Started in 2008 with the Chugach Children’s Forest partnership, our youth stewardship programs aim to inspire strong personal connections and a path toward lifelong stewardship of Alaska’s wild natural places. The Chugach Children’s Forest remains a cornerstone of our programs while our partnerships have evolved to include youth engagement with the Fish and Wildlife Service, National Park Service, and Bureau of Land Management in Alaska. Through our newest initiative, we are working closely with the FWS and State Department to foster youth leadership in the US Chairmanship of the Arctic Council; the Arctic Youth Ambassador Program.
In addition to offering first-time experiences for young Alaskans, these partnerships foster long-term involvement—from youth leadership roles, internships and jobs, school credit and higher education opportunities, and mentoring toward career pathways. Rather than one-time opportunities, our youth programs are intentionally developed to foster pathways toward long-term youth involvement and leadership. But we don’t do this on our own. Alaska Geographic is part of a growing network of Alaska organizations committed to improving opportunities for Alaskan youth, and increasing opportunities for community organizations and public lands agencies to benefit from the incredible wealth of experiences and insights young Alaskans offer.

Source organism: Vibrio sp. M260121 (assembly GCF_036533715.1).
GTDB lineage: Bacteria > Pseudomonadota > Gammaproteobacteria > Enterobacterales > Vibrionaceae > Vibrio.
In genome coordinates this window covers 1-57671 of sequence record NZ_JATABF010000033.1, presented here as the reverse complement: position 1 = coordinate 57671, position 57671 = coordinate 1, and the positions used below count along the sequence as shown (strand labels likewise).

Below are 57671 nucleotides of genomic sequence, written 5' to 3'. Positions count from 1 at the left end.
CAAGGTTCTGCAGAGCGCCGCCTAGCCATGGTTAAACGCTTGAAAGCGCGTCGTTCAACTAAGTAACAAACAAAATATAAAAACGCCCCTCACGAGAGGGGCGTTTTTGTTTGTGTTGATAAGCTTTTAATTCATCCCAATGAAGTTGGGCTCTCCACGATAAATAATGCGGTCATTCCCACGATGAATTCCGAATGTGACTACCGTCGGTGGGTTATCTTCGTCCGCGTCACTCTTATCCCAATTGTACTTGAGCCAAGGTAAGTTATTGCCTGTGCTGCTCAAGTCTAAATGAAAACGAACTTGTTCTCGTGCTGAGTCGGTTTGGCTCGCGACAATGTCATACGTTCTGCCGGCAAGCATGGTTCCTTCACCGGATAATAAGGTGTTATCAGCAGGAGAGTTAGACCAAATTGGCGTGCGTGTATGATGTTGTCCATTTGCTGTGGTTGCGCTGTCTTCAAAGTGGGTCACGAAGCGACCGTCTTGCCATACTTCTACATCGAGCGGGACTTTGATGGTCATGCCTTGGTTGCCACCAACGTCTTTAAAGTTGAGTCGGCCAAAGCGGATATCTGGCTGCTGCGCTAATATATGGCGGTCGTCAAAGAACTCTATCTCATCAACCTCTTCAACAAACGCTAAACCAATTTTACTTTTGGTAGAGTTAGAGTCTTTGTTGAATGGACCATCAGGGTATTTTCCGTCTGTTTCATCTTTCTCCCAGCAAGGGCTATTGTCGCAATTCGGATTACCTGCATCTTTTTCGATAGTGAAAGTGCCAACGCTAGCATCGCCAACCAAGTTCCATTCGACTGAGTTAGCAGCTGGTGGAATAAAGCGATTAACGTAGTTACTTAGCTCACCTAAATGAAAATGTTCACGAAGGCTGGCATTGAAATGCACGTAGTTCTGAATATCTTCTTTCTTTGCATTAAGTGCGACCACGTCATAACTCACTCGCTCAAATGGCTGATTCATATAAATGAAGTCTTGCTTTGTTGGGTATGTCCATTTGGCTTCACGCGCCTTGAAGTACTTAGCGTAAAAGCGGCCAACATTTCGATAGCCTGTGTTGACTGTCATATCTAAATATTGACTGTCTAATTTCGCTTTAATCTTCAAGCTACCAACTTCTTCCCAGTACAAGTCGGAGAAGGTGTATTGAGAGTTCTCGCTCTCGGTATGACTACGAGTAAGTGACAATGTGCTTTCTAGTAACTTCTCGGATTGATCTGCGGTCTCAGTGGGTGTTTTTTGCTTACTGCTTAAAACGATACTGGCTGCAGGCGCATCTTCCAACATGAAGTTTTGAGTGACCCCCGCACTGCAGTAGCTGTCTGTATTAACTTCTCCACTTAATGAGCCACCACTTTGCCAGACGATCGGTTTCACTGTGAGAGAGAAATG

Most of our youth programs focus on partnerships with schools and teachers, as well as summer and after school programs. Alum of our programs have gone on to volunteer with the Student Conservation Association, work for public lands agencies and conservation organizations, and several have returned to work for our youth programs and mentor their younger peers. Our 22 Arctic Youth Ambassadors from across the state are helping to engage the state and nation in critical international dialogue and policy-making around the rapidly changing Arctic. Youth participants in most of our programs are nominated by teachers and mentors, and are recruited with a goal of reaching primarily underrepresented teens.